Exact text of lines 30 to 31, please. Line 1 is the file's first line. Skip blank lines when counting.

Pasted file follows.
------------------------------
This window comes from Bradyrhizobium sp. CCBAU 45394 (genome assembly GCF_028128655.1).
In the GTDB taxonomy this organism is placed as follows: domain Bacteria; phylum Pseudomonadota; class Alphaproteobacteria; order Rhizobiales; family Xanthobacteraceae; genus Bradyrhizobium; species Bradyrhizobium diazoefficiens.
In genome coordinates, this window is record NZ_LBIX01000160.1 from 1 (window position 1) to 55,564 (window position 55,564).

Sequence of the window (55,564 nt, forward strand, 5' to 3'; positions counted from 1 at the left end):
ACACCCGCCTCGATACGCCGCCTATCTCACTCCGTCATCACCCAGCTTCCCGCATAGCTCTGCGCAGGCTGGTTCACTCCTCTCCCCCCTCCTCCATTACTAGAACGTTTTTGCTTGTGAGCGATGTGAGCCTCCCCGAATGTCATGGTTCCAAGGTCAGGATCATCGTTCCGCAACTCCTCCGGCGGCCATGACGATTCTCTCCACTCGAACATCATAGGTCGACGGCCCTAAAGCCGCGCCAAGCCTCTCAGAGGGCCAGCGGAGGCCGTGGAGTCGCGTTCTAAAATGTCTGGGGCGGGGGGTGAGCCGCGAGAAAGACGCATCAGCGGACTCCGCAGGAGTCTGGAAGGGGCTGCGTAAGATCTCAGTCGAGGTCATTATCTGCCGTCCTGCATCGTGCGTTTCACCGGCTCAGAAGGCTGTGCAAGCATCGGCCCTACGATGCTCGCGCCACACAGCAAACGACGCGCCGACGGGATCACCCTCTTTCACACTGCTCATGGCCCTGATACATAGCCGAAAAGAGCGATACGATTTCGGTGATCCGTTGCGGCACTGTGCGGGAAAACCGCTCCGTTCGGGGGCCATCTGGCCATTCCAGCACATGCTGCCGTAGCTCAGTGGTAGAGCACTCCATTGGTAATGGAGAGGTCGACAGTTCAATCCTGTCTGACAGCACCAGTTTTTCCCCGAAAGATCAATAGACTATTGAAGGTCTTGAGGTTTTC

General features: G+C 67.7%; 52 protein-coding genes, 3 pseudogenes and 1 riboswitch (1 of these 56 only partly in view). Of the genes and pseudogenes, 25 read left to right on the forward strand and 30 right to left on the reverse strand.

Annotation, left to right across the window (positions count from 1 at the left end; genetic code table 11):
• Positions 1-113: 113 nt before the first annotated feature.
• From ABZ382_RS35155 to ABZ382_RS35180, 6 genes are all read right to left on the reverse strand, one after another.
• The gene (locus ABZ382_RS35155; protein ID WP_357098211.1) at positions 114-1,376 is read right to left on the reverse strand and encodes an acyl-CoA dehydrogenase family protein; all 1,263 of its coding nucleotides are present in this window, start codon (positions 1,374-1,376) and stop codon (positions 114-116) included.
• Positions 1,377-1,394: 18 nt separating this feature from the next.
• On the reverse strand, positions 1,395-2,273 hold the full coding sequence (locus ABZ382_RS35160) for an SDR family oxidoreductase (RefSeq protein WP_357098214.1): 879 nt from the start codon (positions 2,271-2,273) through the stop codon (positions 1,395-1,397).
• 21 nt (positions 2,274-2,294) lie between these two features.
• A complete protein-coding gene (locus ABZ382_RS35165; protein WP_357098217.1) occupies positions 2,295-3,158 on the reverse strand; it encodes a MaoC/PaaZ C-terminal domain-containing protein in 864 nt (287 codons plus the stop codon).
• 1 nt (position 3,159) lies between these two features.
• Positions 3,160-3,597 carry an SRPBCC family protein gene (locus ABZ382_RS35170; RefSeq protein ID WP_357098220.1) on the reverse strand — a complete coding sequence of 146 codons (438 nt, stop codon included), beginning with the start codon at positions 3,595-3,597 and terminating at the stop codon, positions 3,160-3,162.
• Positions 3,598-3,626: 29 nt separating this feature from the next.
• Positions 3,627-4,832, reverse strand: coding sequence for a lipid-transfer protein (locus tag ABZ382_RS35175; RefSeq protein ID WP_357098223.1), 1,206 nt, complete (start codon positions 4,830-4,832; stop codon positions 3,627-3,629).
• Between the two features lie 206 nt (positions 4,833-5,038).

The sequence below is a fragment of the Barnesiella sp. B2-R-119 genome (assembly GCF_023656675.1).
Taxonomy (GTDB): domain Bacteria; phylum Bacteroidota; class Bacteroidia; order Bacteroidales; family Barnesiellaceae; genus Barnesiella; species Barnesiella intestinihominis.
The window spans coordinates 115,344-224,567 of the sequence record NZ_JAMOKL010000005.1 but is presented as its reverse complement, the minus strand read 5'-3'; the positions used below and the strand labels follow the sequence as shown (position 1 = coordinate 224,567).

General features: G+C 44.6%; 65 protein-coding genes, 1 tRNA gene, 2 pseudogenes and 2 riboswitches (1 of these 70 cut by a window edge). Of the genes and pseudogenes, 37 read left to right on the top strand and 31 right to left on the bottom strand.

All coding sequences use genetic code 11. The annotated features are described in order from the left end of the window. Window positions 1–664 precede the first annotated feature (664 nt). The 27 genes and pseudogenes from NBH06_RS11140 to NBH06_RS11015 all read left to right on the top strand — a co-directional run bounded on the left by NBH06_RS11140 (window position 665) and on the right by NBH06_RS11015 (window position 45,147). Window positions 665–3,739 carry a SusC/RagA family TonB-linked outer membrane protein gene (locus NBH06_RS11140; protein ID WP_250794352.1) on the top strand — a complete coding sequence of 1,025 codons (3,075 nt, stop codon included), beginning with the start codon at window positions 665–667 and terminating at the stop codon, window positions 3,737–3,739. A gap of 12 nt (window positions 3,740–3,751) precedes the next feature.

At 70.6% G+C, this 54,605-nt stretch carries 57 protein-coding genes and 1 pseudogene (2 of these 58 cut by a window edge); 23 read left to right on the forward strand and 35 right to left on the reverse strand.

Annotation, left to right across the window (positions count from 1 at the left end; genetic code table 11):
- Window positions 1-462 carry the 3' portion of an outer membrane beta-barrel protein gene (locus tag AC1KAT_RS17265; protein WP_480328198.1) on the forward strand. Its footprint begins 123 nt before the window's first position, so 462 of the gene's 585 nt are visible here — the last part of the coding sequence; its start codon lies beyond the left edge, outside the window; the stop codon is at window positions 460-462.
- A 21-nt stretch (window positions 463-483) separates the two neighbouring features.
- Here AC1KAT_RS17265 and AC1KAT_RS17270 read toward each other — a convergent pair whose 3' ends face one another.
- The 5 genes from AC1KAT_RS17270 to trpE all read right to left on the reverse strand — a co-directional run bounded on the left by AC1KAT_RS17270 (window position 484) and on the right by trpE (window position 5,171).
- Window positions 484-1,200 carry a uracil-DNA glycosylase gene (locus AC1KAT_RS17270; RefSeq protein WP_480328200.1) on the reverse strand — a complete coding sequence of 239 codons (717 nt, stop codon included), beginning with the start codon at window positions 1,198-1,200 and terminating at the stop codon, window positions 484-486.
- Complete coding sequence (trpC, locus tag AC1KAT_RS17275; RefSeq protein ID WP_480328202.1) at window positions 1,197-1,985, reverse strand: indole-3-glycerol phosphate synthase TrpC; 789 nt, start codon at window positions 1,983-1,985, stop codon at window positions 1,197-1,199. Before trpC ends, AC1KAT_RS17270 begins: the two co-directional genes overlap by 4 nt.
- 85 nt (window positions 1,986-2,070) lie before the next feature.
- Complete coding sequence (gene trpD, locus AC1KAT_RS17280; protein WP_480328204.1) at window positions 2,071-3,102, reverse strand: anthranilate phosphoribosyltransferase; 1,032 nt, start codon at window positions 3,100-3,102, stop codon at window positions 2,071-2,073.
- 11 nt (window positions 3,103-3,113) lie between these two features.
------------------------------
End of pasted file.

- The 5 genes from AC1KAT_RS17270 to trpE all read right to left on the reverse strand — a co-directional run bounded on the left by AC1KAT_RS17270 (window position 484) and on the right by trpE (window position 5,171).
- Window positions 484-1,200 carry a uracil-DNA glycosylase gene (locus AC1KAT_RS17270; RefSeq protein WP_480328200.1) on the reverse strand — a complete coding sequence of 239 codons (717 nt, stop codon included), beginning with the start codon at window positions 1,198-1,200 and terminating at the stop codon, window positions 484-486.